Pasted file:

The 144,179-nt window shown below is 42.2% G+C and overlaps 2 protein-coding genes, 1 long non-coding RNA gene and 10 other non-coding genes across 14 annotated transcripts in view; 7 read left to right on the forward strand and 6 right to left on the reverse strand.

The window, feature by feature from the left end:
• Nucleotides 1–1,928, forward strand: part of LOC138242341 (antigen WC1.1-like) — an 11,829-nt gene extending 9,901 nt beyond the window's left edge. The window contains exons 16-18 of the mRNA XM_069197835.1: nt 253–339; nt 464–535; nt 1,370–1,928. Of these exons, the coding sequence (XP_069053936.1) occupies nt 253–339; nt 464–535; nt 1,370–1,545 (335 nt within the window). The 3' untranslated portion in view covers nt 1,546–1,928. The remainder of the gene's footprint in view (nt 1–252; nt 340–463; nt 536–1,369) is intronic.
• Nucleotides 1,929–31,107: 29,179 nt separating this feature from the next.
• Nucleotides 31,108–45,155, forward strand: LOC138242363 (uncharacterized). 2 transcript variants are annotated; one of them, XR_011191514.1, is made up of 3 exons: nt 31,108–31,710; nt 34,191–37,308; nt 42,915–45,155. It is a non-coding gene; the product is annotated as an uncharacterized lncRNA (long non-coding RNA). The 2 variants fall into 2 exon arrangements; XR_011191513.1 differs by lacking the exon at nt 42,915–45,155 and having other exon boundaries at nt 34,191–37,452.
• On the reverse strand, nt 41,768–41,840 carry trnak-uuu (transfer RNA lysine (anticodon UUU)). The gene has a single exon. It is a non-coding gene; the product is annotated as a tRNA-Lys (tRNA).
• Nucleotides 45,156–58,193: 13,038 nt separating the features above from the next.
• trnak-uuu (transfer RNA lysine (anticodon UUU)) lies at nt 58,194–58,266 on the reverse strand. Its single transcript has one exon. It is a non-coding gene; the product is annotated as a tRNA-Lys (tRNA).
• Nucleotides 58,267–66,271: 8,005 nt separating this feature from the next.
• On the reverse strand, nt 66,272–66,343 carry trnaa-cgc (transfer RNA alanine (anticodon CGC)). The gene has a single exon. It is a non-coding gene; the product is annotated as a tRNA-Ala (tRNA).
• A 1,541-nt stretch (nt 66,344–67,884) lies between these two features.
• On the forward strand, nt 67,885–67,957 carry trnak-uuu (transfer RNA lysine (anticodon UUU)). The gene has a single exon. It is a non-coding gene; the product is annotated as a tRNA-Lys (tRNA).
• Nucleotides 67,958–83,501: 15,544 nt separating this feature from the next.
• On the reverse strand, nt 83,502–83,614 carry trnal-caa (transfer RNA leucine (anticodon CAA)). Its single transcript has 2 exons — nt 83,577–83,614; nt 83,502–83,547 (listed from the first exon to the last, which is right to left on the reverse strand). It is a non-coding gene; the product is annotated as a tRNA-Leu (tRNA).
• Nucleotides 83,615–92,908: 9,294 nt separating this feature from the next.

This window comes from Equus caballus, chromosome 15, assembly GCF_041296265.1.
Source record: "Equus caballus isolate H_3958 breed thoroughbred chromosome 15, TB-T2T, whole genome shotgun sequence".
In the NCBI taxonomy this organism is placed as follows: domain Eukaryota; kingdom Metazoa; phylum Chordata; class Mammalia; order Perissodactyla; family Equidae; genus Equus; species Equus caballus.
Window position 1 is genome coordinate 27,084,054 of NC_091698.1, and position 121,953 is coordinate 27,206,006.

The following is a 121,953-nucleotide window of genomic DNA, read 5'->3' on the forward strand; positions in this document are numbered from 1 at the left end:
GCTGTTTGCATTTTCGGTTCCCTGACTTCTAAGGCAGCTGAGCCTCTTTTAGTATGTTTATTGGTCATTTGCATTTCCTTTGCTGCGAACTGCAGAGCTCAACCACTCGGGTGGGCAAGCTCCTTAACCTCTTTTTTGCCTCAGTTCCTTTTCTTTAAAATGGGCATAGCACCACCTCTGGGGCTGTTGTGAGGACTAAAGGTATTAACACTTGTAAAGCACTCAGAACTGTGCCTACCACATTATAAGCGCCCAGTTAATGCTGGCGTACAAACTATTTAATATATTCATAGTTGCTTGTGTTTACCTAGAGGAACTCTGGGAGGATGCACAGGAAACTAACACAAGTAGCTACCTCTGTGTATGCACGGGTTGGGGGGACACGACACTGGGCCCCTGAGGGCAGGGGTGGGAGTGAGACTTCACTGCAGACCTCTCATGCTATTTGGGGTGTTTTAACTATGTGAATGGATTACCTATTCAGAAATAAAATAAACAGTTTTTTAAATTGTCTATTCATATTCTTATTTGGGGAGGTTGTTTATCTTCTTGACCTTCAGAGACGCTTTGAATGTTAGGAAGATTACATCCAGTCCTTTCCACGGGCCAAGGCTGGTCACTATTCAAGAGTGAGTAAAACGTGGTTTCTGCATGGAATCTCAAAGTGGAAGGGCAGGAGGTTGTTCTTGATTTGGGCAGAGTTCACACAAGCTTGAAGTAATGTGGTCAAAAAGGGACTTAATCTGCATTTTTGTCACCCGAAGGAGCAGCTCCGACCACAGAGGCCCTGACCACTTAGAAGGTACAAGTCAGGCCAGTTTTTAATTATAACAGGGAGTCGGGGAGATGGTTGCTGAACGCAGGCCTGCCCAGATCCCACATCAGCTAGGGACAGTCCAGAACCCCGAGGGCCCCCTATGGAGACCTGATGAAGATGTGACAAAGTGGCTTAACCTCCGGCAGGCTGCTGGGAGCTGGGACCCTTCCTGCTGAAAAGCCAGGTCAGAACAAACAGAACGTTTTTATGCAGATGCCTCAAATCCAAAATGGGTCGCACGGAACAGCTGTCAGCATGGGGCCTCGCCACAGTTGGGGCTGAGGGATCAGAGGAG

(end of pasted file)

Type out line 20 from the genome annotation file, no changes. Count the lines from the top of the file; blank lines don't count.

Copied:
The following is a 121,953-nucleotide window of genomic DNA, read 5'->3' on the forward strand; positions in this document are numbered from 1 at the left end: